Don Omar's "Back to Reggaeton" US Tour Shows How Far the Genre Has Come

Jonathan Melendez
Jonathan Melendez

As reggaetón continues to dominate the music charts, the genre's legends, including Daddy Yankee, Tego Calderón, Ivy Queen, and Don Omar remain more relevant than ever for their roles in shaping a movement that originated in Puerto Rico and eventually went global. But Don Omar's comeback has been a long-awaited one. The leyenda known for his early 2000s hits like "Dale Don," "Sácala," and "Salió el Sol," has officially returned to the scene with his "Back to Reggateon" US Tour, produced by CMN. The tour not only marks his highly anticipated return to the stage but also beautifully celebrates his two-decade-long career and its impactful contributions to the genre.

On Saturday, March 9, Don Omar took to the Barclays Center stage to perform a sold-out show that left the audience filled with joy and nostalgia. Most importantly, it proved that 20 years later, his music still hits. The Puerto Rican reggaetónero has been slowly making his way back in the game since 2021, dropping singles that led to his 2023 LP "Forever King." His new music has been an impressive blend of his signature early 2000s reggaetón with the modern sounds that have been taking over the genre. But his current tour, which kicked off in Reading, PA, on March 7, speaks to the way the community has continued to honor and celebrate the OGs who pioneered the movement.

It's so easy to forget the originators behind a trend or a movement and focus on the big stars of today, like Bad Bunny, Karol G, Young Miko, or J Balvin. But today's reggaetón and Latin trap fans know to pay their respects — that much was clear at Barclays, which was filled with fans who uttered all the lyrics to the majority of Don Omar's two-hour set list (especially when he rapped his greatest hits, like "Pobre Diabla" and "Mayor Que Yo 3").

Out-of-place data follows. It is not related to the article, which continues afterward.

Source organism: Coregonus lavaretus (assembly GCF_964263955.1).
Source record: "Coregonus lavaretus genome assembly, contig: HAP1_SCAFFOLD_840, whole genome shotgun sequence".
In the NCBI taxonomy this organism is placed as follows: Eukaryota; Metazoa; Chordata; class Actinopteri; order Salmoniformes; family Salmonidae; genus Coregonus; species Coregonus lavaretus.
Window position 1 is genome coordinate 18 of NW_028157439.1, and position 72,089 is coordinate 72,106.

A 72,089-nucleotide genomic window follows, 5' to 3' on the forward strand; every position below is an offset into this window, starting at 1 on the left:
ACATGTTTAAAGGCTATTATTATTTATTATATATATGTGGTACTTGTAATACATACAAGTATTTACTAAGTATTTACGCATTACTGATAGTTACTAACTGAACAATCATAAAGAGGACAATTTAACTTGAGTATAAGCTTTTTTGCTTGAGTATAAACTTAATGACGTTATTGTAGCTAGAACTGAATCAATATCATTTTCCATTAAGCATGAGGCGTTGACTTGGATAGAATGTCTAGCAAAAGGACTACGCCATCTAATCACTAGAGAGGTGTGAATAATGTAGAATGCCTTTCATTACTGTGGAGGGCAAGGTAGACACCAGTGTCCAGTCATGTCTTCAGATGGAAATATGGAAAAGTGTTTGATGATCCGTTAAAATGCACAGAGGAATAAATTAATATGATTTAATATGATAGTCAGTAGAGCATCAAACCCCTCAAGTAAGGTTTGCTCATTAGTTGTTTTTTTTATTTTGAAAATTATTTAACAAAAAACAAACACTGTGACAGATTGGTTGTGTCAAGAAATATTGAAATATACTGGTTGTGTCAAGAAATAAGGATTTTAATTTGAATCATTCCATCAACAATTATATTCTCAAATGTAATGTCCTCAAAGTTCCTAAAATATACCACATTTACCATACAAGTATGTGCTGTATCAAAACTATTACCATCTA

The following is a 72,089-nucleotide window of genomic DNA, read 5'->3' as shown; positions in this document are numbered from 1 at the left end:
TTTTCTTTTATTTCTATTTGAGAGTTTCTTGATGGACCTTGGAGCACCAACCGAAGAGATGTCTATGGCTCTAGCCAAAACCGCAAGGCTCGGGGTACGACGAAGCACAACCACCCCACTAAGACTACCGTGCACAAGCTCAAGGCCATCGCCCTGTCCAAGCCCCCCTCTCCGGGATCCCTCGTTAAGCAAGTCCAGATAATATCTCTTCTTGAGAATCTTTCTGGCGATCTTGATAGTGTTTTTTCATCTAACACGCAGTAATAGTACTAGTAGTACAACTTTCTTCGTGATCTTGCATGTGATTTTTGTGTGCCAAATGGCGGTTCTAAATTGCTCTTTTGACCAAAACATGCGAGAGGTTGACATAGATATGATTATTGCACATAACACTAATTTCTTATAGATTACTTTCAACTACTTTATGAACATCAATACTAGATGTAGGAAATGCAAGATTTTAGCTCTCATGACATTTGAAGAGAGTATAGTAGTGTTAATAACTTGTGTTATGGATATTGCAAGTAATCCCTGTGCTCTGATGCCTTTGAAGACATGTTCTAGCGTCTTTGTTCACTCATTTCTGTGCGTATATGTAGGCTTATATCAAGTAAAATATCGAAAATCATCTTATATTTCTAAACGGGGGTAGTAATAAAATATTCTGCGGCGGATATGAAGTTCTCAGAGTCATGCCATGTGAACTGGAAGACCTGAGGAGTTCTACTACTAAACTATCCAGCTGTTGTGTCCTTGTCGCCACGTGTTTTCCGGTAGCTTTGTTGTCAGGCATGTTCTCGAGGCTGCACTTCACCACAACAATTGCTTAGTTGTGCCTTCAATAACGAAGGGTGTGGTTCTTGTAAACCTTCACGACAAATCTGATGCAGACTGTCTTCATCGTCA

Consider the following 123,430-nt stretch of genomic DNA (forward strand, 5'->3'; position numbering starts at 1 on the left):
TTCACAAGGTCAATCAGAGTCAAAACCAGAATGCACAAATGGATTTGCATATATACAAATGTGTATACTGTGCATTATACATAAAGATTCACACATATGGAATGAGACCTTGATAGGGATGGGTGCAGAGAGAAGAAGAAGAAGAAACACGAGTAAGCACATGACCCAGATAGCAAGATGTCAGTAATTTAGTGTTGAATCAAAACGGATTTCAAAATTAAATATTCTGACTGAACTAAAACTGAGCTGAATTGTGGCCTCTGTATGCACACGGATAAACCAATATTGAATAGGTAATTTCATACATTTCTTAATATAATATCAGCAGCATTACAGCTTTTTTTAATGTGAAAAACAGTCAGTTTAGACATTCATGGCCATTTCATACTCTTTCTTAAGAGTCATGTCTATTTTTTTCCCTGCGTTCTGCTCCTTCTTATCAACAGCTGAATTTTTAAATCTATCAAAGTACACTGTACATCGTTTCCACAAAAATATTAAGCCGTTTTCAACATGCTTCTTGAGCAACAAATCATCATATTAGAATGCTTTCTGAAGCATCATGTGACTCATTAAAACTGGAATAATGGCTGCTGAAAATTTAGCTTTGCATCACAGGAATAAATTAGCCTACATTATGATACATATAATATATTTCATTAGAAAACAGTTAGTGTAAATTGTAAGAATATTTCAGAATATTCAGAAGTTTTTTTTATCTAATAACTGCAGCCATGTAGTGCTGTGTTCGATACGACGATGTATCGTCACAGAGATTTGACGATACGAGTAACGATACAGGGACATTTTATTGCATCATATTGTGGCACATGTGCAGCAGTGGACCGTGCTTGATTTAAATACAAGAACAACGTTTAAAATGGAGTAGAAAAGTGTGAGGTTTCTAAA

The show also made it clear that both reggaetón's OGs and its current stars are crediting others and their contributions to the genre's popularity. Don Omar did a few tributes throughout the night, including performing "Gata Gangster" and "Desafío," during which he shouted-out Daddy Yankee as a legend.

"[Daddy Yankee] dedicated 35 years of his life to reggaetón. I don't have anyone to argue with anymore," he said jokingly, alluding to their previous feud.

During his performance of "Entre Tú y Yo," Don Omar shouted-out Luny Tunes and other Dominicans' contributions to reggaetón, which often get overlooked.

While the show and the tour celebrate Don Omar's two-decade-long career, in many ways it also pays homage to the genre, its beginnings, and the evolution of what it's become today. Seeing Don Omar's rise — an Afro-Boricua artist from Puerto Rico who kicked off his career when reggaetón was banned by the Puerto Rican government — also speaks to how far the genre has come.

"Thank you for making my dream come true. I was a high school dropout, a church pastor, and in the best moment of my life, you allowed me to be Don Omar," he said while closing the show. "I have made so many mistakes in my life, and at my age, it is clear to me that having made mistakes is what has me where I am today because, from each one of them, I learned. I learned that on this planet, no one has the key to heaven. The only key to heaven is your direct relationship with what is in heaven."

Johanna Ferreira is the content director for POPSUGAR Juntos. With more than 10 years of experience, Johanna focuses on how intersectional identities are a central part of Latine culture. Previously, she spent close to three years as the deputy editor at HipLatina, and she has freelanced for numerous outlets including Refinery29, Oprah magazine, Allure, InStyle, and Well+Good. She has also moderated and spoken on numerous panels on Latine identity. .